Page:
News: Pritzker Prize-winning architect Robert Venturi is backing a campaign calling for his 1991 accolade to be retrospectively shared with his wife and partner Denise Scott Brown.
Venturi follows a string of architects including Zaha Hadid and Farshid Moussavi to sign the online petition, which calls for Scott Brown to be recognised as a joint Pritzker Prize laureate and has already received over 3000 signatures.
"Denise Scott Brown is my inspiring and equal partner," writes Venturi, who had been working in partnership with Scott Brown at Venturi Scott Brown and Associates (now VSBA) for 22 years at the time of receiving the prestigious prize. While Venturi retired last year, Scott Brown still works at the practice.
The campaign follows an address made by Scott Brown (above) earlier this month, when she declared: "They owe me not a Pritzker Prize but a Pritzker inclusion ceremony."
The Pritzker organisers have already stated that the petition presents them with an "unusual situation". Martha Thorne, executive director of the prize's committee, told Architecture Magazine: "As you may know, the Pritzker Laureate is chosen annually by a panel of independent jurors. Those jurors change over the years, so this matter presents us with an unusual situation. The most that I can say at this point is that I will refer this important matter to the current jury at their next meeting."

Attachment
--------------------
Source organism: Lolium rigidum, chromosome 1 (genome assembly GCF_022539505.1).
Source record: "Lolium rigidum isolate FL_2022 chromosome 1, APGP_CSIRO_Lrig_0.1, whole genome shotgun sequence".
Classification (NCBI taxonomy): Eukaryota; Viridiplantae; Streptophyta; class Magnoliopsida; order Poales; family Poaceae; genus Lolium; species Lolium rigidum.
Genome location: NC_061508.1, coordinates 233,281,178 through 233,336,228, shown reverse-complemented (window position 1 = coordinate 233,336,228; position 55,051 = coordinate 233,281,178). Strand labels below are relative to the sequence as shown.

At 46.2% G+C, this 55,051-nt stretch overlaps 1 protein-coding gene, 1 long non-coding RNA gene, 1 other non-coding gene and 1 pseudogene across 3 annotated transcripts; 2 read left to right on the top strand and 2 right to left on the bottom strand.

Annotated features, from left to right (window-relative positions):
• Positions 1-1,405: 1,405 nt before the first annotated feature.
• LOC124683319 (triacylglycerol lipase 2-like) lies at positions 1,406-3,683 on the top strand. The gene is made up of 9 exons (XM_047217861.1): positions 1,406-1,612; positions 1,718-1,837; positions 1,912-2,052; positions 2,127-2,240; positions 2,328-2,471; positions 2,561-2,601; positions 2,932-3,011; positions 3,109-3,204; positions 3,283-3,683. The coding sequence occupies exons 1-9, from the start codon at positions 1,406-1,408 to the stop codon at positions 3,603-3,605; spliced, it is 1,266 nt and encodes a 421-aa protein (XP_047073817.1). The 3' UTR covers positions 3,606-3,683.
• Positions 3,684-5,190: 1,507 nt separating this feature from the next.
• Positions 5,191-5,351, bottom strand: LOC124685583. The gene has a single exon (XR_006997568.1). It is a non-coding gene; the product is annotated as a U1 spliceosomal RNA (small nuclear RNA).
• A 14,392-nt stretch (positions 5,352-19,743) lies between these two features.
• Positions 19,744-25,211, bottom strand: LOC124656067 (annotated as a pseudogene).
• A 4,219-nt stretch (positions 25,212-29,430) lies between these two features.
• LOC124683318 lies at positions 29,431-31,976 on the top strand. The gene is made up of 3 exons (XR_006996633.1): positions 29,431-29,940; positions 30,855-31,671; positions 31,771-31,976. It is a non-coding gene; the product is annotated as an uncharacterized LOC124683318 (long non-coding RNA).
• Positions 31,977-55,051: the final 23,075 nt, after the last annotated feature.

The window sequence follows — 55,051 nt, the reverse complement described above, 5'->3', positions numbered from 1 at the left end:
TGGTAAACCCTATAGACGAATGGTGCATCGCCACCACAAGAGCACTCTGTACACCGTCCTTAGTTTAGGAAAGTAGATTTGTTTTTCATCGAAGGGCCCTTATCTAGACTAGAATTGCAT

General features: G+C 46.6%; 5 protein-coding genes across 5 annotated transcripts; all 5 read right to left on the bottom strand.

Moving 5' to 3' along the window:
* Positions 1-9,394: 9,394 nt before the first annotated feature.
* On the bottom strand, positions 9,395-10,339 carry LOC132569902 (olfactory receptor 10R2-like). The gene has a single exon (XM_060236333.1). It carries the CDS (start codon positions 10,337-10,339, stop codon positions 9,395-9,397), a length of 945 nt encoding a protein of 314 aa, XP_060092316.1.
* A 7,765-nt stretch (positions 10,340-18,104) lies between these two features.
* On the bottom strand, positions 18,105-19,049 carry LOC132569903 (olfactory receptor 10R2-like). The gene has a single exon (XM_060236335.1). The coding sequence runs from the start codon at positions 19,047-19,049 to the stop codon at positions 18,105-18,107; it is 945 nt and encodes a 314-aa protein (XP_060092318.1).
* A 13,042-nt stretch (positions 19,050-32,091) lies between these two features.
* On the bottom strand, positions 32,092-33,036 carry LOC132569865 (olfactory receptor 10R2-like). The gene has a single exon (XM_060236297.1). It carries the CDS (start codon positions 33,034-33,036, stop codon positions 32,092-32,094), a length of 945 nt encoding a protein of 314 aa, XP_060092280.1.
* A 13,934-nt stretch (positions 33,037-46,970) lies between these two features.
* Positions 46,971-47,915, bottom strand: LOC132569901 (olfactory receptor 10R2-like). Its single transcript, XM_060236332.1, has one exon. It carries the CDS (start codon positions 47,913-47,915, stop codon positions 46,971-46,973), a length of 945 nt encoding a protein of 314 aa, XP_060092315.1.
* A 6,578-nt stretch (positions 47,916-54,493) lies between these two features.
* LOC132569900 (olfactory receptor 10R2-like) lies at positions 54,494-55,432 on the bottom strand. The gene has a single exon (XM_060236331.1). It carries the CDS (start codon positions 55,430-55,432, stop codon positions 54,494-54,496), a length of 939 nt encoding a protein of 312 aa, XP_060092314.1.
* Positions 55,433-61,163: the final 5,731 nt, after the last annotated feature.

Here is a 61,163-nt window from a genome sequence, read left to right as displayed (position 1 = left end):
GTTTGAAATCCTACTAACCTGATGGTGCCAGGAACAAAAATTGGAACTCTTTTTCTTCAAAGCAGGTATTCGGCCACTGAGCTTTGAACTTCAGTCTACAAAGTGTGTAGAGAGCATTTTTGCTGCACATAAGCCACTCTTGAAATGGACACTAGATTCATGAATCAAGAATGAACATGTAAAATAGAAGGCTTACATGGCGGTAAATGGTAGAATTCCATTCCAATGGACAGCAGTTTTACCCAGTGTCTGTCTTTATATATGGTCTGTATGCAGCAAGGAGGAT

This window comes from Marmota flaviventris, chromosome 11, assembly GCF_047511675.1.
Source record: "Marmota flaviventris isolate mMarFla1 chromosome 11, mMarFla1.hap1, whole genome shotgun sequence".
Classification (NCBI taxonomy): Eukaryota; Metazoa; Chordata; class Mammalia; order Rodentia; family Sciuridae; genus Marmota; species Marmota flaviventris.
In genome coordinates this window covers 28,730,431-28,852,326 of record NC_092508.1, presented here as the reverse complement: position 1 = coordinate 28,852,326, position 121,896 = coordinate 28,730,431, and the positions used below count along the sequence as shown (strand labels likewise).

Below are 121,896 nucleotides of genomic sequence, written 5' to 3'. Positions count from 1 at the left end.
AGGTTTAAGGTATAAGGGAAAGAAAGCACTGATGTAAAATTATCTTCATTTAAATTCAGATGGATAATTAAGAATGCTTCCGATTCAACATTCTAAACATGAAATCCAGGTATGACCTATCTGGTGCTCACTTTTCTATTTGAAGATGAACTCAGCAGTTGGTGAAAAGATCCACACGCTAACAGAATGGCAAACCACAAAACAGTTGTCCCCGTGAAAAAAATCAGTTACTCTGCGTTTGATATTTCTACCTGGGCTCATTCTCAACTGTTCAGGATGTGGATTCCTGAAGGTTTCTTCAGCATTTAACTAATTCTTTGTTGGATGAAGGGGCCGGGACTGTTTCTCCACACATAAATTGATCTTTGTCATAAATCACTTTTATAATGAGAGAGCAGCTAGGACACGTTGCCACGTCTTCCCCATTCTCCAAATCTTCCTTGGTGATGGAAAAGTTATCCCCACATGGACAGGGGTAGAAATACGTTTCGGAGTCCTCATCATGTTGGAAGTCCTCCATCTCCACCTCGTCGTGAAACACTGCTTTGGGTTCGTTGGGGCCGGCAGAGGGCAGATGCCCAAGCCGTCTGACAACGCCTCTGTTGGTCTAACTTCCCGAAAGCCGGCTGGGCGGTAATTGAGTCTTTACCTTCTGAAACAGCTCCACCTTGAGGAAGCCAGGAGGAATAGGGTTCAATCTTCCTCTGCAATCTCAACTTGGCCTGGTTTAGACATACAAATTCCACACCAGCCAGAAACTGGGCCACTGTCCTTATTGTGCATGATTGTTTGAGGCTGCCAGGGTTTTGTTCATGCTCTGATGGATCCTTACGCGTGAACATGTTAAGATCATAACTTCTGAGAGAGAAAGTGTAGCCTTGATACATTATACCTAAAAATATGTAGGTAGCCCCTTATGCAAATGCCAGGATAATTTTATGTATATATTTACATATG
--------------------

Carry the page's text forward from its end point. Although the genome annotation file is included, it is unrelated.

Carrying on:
The jury of the 1991 Pritzker Prize mentioned Scott Brown's contribution to Venturi's work in their citation: "[Venturi's] understanding of the urban context of architecture, complemented by his talented partner, Denise Scott Brown, with whom he has collaborated on both more writings and built works, has resulted in changing the course of architecture in this century, allowing architects and consumers the freedom to accept inconsistencies in form and pattern, to enjoy popular taste."
If the campaign is successful, Venturi and Scott Brown won't be the first architects to be receive a joint prize. In 2001 Swiss architects Jacques Herzog and Pierre de Meuron shared the award, while male-female duo Kazuyo Sejima and Ryue Nishizawa of Japanese firm SANAA became joint-laureates in 2010.
This year's laureate is Japanese architect Toyo Ito. The prize will be awarded at a ceremony that takes place on 29 May at the John F. Kennedy Presidential Library and Museum in Boston. See all news about the Pritzker Prize.
Photography is by Frank Hanswijk.
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